Last night we attended the play Copenhagen at the University of Tennessee's Clarence Brown Theatre. I was ready to be impressed and had read the book, so I thought I knew what to expect.
Yet, I was not ready for the quality and intensity of the presentation of Linda Stephens (Margrethe Bhor), the character who keeps your focus on target, david Brian Alley (Werner Heisenberg) and Dan Dremer (Neils Bohr.)
Neils Bohr and Werner Heisenberg, friends and two of the world's greatest physicists, met on an evening in September 1941 in Copenhagen, Denmark. Two men who may well have held the fate of the world in their hands walked and talked outside Bohr's home for only 10 minutes. What was said? What was intended? World War II may well have turned on that meeting.
The University of Tennessee's Clarence Brown Theatre is running the play in conjunction with the "Quark Matter 2009" international physics conference in Knoxville. The three person, two act drama looks at the most unusual meeting between two friends who were designated enemies because Germany had overrun Denmark.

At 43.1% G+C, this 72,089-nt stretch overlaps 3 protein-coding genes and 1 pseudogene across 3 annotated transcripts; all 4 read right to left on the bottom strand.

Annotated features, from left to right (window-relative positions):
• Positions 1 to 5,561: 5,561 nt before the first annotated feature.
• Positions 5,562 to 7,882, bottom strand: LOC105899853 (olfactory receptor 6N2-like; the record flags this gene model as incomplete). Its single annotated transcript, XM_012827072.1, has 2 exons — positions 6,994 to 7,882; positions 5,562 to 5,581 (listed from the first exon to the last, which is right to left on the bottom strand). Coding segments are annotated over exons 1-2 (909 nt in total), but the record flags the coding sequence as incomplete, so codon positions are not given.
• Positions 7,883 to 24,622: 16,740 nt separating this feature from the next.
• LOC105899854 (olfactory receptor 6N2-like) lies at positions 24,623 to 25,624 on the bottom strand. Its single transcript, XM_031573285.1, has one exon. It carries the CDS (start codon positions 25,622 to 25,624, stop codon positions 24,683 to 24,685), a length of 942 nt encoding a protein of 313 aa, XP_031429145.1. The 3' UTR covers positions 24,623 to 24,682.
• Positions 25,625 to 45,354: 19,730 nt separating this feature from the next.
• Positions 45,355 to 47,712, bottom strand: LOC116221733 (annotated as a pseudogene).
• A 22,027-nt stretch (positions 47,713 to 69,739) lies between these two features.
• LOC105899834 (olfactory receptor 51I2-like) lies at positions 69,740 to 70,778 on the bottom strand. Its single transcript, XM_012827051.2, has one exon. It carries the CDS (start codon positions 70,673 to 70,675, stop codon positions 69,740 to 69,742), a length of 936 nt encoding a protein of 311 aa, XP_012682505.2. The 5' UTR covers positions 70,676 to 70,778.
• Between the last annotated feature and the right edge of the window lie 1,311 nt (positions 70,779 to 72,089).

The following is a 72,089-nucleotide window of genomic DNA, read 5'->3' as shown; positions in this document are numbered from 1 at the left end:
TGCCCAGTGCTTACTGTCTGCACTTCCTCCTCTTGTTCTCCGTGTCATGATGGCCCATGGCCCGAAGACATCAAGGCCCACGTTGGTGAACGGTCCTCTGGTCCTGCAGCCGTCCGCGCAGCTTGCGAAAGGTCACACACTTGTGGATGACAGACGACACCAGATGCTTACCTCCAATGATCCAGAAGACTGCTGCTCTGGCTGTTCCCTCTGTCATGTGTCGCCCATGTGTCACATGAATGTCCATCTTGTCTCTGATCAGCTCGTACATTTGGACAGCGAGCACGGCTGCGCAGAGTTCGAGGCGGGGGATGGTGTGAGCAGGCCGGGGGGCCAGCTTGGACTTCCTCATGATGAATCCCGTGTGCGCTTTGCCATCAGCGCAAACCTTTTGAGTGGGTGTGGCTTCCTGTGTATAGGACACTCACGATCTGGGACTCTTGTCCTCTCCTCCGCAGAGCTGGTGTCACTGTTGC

Yet, Hitler's man running the uranium program made a personal call on an old friend and mentor, why?. Between the two of them and Bohr's wife, their spirits return to take a look a that pivotal meeting from several perspectives. Why was it held? What was the outcome?
Even the spirits have trouble with all the ramifications of this historical yet clouded meeting. You will hang on every word.
I attended last night and highly recommend it for those interested in Manhattan Project history.
Here is the link to information about the play, Copenhagen: http://www.utk.edu/events/events/index.php?com=detail&eID=42796
Here is the link to the theatre: http://www.clarencebrowntheatre.com/
Here is the link to the story published in The Oak Ridger's Historically Speaking column: